Doing a PhD: Reading and Writing


Whether you’ve engaged with academia or not (covered by the last post), you’re gonna’ have to do shed loads of reading and writing. That sounds simple (and it probably is, relatively speaking) but there’s still a load of pits that I managed to fall into. So, here’s what I’d advise:


Do a paper-based rather than a thesis-based PhD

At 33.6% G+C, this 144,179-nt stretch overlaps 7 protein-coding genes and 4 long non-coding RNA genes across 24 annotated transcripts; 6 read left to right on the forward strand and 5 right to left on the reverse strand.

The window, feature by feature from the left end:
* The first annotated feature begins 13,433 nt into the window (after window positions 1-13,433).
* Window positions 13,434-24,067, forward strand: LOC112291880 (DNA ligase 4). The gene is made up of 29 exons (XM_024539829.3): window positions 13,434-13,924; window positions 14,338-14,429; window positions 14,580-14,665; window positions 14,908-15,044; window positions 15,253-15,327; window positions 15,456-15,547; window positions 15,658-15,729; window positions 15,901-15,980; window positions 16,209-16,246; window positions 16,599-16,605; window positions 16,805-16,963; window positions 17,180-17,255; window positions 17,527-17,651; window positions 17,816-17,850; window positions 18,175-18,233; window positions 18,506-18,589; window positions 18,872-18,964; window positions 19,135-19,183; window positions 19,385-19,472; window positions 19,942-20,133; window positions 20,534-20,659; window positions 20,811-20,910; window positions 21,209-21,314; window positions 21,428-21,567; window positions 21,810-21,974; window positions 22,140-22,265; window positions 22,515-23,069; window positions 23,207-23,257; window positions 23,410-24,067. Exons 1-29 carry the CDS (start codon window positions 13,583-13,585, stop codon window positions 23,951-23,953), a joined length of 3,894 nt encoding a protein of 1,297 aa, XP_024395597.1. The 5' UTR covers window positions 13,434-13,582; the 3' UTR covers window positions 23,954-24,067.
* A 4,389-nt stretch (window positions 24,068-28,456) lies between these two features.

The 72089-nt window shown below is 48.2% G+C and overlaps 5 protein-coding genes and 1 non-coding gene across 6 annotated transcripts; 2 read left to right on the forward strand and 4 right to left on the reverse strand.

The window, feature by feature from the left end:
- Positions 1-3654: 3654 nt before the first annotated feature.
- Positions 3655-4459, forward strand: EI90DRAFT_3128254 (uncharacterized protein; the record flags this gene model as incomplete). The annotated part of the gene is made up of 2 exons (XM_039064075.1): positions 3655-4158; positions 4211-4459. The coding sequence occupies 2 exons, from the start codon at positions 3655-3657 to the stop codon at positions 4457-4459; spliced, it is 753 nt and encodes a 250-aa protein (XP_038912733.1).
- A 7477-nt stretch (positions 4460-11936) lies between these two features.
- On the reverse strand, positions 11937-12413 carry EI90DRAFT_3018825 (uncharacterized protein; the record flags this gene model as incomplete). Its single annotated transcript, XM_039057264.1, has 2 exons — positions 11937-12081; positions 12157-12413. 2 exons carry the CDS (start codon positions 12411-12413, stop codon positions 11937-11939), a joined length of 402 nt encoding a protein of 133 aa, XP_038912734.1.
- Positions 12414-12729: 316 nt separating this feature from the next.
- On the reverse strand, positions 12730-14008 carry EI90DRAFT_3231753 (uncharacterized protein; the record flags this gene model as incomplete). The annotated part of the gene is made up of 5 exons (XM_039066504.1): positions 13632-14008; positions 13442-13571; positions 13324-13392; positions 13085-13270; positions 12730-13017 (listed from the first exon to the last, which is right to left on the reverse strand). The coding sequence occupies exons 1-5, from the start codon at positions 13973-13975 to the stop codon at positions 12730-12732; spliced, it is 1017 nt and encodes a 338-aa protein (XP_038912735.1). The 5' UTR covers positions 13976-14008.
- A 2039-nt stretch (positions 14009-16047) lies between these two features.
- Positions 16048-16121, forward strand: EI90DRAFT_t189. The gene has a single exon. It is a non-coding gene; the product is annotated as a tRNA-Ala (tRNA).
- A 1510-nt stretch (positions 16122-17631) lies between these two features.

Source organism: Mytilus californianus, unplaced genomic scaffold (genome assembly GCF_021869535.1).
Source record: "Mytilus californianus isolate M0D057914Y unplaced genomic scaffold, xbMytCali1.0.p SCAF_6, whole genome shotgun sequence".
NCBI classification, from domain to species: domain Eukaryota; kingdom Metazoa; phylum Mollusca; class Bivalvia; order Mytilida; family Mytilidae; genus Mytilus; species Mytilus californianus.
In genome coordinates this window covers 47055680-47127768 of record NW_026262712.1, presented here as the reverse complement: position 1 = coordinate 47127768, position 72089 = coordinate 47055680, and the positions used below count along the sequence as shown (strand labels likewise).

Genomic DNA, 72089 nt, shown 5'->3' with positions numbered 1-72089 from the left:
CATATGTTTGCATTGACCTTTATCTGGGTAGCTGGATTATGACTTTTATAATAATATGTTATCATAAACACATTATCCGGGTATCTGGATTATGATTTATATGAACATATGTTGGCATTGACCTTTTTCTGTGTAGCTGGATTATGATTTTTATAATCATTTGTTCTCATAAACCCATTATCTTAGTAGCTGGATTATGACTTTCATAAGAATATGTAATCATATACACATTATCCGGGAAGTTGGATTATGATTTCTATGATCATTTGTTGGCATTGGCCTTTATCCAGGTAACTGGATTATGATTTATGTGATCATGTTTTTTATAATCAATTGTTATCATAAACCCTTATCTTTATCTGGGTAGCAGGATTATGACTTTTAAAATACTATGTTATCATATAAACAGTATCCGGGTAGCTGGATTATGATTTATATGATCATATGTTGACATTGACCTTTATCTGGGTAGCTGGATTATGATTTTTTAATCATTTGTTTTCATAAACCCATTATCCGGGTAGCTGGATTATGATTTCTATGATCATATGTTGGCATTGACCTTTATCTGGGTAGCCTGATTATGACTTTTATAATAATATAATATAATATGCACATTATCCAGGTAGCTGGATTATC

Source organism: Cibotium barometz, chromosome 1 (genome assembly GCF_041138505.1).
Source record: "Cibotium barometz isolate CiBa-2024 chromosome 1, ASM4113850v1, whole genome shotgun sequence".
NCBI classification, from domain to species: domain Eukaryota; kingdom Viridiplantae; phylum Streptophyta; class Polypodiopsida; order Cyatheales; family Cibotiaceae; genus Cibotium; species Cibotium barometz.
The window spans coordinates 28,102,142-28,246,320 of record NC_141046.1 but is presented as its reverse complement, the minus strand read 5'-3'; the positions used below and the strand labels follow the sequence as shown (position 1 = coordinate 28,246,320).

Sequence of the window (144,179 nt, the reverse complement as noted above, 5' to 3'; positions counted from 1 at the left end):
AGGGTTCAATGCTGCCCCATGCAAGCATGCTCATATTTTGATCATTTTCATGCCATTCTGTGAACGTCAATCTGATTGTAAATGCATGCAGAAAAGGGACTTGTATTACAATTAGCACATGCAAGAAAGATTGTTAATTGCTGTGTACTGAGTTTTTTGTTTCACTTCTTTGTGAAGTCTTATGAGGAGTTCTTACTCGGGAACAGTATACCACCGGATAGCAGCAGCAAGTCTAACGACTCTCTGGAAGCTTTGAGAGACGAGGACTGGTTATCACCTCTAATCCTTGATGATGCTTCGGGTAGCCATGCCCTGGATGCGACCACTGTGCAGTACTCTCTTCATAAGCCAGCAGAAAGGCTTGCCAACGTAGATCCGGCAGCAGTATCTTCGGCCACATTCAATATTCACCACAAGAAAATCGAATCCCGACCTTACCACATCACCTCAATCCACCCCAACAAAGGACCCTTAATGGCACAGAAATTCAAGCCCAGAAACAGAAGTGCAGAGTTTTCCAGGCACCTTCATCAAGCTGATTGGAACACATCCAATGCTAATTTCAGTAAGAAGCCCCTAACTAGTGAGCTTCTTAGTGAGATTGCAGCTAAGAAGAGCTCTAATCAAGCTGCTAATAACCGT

This option may not be available to you but if it is then you should give it serious consideration, especially if you intend to go into academia. It will significantly increase the chance of having one or more articles published by the end of your research because it makes them, rather than a thesis, the focus of that research. Bizarrely, I also get the impression that it’s quicker to finish than the thesis-based route (though I’m biased by the fact that I’ve just spent quite some time doing a thesis). Indeed, a while ago I had a conversation with an academic in which I commented that I regretted not taking the paper-based route, having observed people who did so and went on to graduate well ahead of me (having started at the same time). If I’m not mistaken, their response implied that it‘s easier to finish on time if one opts for that route, which perplexed the heck out of me. ‘Isn’t the paper-based route for the go-getters?’ I asked, to which the answer is apparently ‘yes.’ So, it gives you more chance to get the publications (always with the publications) that you need to pursue a career in academia whilst also raising the likelihood of finishing on time. In that case, what’s the downside? And, more to the point, what’s the frickin’ upside of doing a thesis?! Answers on a postcard please.